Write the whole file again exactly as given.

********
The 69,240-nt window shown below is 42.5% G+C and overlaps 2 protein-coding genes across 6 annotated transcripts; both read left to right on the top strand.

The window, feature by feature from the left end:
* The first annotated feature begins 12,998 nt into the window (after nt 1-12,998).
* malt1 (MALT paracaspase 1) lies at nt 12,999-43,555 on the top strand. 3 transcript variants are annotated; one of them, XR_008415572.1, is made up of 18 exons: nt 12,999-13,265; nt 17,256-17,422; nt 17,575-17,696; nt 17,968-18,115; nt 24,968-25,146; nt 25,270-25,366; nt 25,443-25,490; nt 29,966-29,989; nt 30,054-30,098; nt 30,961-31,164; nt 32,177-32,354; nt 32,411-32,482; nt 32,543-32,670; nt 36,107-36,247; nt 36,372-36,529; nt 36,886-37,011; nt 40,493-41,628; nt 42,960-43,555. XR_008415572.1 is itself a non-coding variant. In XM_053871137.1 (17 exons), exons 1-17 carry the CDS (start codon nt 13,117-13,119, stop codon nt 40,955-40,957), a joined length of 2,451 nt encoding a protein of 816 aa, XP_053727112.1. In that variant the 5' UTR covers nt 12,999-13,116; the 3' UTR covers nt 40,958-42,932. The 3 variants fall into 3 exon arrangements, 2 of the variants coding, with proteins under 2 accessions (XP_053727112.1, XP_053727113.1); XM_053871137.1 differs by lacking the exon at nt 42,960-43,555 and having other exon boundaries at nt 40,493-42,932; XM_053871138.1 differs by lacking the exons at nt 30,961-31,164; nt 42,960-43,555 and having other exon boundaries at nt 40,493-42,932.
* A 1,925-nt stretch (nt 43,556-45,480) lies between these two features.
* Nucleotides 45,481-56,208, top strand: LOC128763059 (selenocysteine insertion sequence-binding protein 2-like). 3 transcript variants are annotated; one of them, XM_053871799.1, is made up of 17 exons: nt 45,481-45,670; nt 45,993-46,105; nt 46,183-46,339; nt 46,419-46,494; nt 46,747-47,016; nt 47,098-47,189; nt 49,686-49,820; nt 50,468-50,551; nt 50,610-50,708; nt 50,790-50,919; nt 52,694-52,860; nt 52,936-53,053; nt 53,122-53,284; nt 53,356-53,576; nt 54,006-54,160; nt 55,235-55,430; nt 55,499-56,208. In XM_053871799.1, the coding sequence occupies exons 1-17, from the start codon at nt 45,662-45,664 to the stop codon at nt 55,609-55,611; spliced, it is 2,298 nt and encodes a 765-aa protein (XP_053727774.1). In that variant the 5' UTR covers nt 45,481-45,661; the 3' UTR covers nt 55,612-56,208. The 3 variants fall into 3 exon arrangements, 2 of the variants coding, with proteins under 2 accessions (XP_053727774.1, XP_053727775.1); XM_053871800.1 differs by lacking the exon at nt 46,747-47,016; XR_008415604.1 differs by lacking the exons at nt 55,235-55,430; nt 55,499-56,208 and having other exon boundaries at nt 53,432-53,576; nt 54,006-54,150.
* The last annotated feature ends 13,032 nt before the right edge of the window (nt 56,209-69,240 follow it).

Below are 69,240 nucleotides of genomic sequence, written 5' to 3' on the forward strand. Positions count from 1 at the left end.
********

The 69,240-nt window shown below is 42.5% G+C and overlaps 2 protein-coding genes across 6 annotated transcripts; both read left to right on the top strand.

The window, feature by feature from the left end:
* The first annotated feature begins 12,998 nt into the window (after nt 1-12,998).
* malt1 (MALT paracaspase 1) lies at nt 12,999-43,555 on the top strand. 3 transcript variants are annotated; one of them, XR_008415572.1, is made up of 18 exons: nt 12,999-13,265; nt 17,256-17,422; nt 17,575-17,696; nt 17,968-18,115; nt 24,968-25,146; nt 25,270-25,366; nt 25,443-25,490; nt 29,966-29,989; nt 30,054-30,098; nt 30,961-31,164; nt 32,177-32,354; nt 32,411-32,482; nt 32,543-32,670; nt 36,107-36,247; nt 36,372-36,529; nt 36,886-37,011; nt 40,493-41,628; nt 42,960-43,555. XR_008415572.1 is itself a non-coding variant. In XM_053871137.1 (17 exons), exons 1-17 carry the CDS (start codon nt 13,117-13,119, stop codon nt 40,955-40,957), a joined length of 2,451 nt encoding a protein of 816 aa, XP_053727112.1. In that variant the 5' UTR covers nt 12,999-13,116; the 3' UTR covers nt 40,958-42,932. The 3 variants fall into 3 exon arrangements, 2 of the variants coding, with proteins under 2 accessions (XP_053727112.1, XP_053727113.1); XM_053871137.1 differs by lacking the exon at nt 42,960-43,555 and having other exon boundaries at nt 40,493-42,932; XM_053871138.1 differs by lacking the exons at nt 30,961-31,164; nt 42,960-43,555 and having other exon boundaries at nt 40,493-42,932.
* A 1,925-nt stretch (nt 43,556-45,480) lies between these two features.
* Nucleotides 45,481-56,208, top strand: LOC128763059 (selenocysteine insertion sequence-binding protein 2-like). 3 transcript variants are annotated; one of them, XM_053871799.1, is made up of 17 exons: nt 45,481-45,670; nt 45,993-46,105; nt 46,183-46,339; nt 46,419-46,494; nt 46,747-47,016; nt 47,098-47,189; nt 49,686-49,820; nt 50,468-50,551; nt 50,610-50,708; nt 50,790-50,919; nt 52,694-52,860; nt 52,936-53,053; nt 53,122-53,284; nt 53,356-53,576; nt 54,006-54,160; nt 55,235-55,430; nt 55,499-56,208. In XM_053871799.1, the coding sequence occupies exons 1-17, from the start codon at nt 45,662-45,664 to the stop codon at nt 55,609-55,611; spliced, it is 2,298 nt and encodes a 765-aa protein (XP_053727774.1). In that variant the 5' UTR covers nt 45,481-45,661; the 3' UTR covers nt 55,612-56,208. The 3 variants fall into 3 exon arrangements, 2 of the variants coding, with proteins under 2 accessions (XP_053727774.1, XP_053727775.1); XM_053871800.1 differs by lacking the exon at nt 46,747-47,016; XR_008415604.1 differs by lacking the exons at nt 55,235-55,430; nt 55,499-56,208 and having other exon boundaries at nt 53,432-53,576; nt 54,006-54,150.
* The last annotated feature ends 13,032 nt before the right edge of the window (nt 56,209-69,240 follow it).

Below are 69,240 nucleotides of genomic sequence, written 5' to 3' on the forward strand. Positions count from 1 at the left end.